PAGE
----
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Iran calls BRICS membership 'strategic victory' amid tensions with US

August 24, 2023 at 2:37 pm

Iranian Foreign Minister Hossein Amir Abdollahian (L) attends the “BRICS Foreign Ministers Meeting” in Cape Town, South Africa on June 2, 2023. [BRICS / Handout – Anadolu Agency]

Iran has described its permanent membership in BRICS as a “strategic victory” after South Africa’s President announced, on Thursday, the induction of six new members, Anadolu Agency reports.

Mohammad Jamshidi, the deputy Chief of Staff for Political Affairs to Iran’s President, took to social media to announce Iran’s permanent membership of the bloc.

“In a historic move, the Islamic Republic of Iran becomes a permanent member of BRICS. A strategic victory for Iran’s foreign policy,” Jamshidi wrote, congratulating Iran’s Supreme Leader, Ayatollah Ali Khamenei, and the people of the country.

South African President, Cyril Ramaphosa, the host of this year’s BRICS summit, on Thursday, announced that the bloc has invited Argentina, Egypt, Iran, Ethiopia, Saudi Arabia and the United Arab Emirates to become new members.

The expansion of the five-member group of emerging economies has featured prominently on the agenda of this year’s summit in Johannesburg, with five existing members, on Wednesday, giving their nod.

READ: UAE President hails BRICS membership

Iran’s President, Ebrahim Raisi, one of the world leaders invited for the 15th BRICS summit, arrived in Johannesburg early on Thursday.

Before boarding the flight to South Africa, Raisi described BRICS as a “new emerging power in the world” that brings together “independent countries”.

He also expressed Iran’s readiness to bolster cooperation with BRICS member states.

Iran’s membership of the BRICS came amid escalating tensions between Tehran and Washington, amid a stalemate over the 2015 nuclear deal, as well as tense encounters between the two sides in the Persian Gulf.

Experts see BRICS as a viable counterweight to the G-7, a powerful US-led political forum that also includes Canada, France, Germany, Italy, Japan and the UK.

BRICS is an influential geopolitical bloc with five member states – Russia, China, Brazil, India and South Africa – which account for 42 per cent of the world population and are expected to contribute over 50 per cent of global GDP by 2030.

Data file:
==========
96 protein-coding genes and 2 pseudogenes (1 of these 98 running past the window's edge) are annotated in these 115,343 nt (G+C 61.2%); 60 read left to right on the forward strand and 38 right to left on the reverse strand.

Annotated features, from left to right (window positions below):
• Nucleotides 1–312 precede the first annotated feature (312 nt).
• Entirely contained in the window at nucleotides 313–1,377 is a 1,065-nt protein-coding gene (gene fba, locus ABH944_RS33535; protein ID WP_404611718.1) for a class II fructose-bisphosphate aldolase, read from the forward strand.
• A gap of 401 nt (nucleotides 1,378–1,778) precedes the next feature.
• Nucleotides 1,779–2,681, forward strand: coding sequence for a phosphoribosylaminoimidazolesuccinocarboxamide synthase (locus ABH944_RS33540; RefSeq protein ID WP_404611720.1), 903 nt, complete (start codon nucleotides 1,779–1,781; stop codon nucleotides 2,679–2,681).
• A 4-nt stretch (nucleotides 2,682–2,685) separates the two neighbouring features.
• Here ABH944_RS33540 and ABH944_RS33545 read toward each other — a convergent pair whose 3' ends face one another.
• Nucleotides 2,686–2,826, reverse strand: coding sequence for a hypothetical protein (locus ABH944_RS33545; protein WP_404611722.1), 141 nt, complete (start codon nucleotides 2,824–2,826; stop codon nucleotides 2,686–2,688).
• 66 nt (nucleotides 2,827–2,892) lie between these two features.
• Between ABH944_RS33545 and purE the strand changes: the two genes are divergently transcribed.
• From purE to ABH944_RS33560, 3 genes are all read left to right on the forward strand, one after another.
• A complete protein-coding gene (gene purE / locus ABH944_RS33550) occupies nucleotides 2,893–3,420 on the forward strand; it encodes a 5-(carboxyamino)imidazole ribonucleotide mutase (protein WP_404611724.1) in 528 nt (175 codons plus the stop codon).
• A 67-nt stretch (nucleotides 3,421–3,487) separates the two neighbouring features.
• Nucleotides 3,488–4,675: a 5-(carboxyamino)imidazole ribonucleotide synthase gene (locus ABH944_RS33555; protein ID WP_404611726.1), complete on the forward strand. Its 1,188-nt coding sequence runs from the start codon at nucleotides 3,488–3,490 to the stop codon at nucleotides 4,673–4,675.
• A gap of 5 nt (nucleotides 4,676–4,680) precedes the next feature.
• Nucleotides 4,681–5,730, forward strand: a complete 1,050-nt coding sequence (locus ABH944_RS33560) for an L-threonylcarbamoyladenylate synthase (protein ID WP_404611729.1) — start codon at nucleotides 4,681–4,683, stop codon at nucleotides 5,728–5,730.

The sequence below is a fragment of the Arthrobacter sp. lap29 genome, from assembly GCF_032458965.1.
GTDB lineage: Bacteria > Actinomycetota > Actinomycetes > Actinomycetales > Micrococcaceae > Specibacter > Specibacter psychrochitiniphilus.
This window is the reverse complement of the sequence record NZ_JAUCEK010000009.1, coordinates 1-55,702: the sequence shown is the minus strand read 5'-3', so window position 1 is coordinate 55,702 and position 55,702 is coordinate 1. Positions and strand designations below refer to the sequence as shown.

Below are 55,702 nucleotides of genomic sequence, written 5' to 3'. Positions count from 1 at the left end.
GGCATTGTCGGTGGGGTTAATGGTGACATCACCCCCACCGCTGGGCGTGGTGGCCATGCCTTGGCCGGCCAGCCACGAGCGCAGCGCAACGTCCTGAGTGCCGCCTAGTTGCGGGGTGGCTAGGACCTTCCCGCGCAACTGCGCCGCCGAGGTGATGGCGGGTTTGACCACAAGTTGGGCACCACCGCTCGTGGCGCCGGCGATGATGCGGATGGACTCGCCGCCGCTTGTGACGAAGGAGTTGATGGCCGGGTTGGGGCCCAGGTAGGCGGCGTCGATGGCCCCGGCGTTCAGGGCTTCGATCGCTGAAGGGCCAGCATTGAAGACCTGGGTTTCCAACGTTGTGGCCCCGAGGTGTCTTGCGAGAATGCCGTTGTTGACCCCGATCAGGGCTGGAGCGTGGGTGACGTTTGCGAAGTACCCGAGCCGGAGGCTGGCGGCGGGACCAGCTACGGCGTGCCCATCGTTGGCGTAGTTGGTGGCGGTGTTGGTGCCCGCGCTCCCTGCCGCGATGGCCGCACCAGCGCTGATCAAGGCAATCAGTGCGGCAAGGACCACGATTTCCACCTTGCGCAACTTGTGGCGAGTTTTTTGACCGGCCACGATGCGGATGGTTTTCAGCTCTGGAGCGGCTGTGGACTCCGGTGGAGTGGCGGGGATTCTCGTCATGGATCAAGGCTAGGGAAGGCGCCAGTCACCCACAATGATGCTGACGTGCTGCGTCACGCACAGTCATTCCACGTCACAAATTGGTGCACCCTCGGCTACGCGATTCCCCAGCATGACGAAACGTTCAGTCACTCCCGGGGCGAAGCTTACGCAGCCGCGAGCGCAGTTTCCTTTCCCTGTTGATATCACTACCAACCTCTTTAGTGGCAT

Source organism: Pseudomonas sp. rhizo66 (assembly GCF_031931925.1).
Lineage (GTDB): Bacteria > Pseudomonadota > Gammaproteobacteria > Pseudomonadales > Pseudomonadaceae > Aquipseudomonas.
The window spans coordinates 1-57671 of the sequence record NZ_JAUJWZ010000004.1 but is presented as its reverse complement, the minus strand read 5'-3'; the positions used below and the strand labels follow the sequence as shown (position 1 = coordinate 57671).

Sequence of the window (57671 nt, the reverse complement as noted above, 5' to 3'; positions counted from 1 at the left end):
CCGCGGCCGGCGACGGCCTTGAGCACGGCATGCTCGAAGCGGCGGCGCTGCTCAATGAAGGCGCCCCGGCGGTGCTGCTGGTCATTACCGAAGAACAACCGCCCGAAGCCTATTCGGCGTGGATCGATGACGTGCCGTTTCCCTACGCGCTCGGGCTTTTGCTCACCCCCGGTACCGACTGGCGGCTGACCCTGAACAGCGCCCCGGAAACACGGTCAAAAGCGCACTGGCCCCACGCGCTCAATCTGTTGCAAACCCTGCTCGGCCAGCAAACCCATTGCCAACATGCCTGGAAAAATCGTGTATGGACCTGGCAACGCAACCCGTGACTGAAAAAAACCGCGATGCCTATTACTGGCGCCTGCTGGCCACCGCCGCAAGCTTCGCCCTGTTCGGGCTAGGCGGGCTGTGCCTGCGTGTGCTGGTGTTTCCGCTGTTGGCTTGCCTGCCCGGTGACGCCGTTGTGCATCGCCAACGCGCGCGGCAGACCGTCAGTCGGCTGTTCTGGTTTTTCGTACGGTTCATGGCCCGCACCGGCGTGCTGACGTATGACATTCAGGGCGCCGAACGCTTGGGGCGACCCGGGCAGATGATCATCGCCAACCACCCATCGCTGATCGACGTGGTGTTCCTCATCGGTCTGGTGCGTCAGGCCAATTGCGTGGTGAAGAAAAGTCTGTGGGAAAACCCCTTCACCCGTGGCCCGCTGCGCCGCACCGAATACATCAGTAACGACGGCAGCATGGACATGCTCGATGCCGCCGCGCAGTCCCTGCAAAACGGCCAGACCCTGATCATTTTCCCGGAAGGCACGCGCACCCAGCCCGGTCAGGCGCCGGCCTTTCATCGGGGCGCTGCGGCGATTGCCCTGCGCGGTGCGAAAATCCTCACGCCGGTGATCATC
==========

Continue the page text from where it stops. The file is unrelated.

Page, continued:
Iran applied for full membership in the bloc in June last year, just days after President Raisi was invited to virtually address the BRICS Plus summit.

In his speech, Raisi expressed his country’s willingness to share its “vast capabilities and potentials” to help the bloc attain its goals while pointing out challenges such as “conflicting global trends, unilateralism, nationalistic partialities, sanctions and coercive economic action.”

Later, Iran’s Foreign Ministry said it hoped that the country’s full membership of the bloc “will add value to it” and also informed of consultations in this regard between Iran and BRICS’ five permanent members.

Earlier this month, Iran’s Foreign Minister, Hossein Amir-Abdollahian, said at a conference in Tehran titled “Iran and BRICS: Prospects and Partnership Cooperation” that his country is a “reliable and influential” partner of the bloc.

“Iran is a reliable and influential partner in bilateral and multilateral cooperation due to its strategic and unique geographical location, large energy reserves, especially oil and gas, cheap and short transportation and transit network, young and expert manpower and modern scientific and technological achievements,” he said, as quoted by the Foreign Ministry.

Iran’s experience with US sanctions, according to observers, also makes it an important member of the bloc as it looks to ditch the US dollar for local currencies.

The bloc has floated the idea of the New Development Bank as a rival to the International Monetary Fund, which currently dominates the global finance system.

READ: BRICS invites 6 new members including UAE, Iran, Saudi Arabia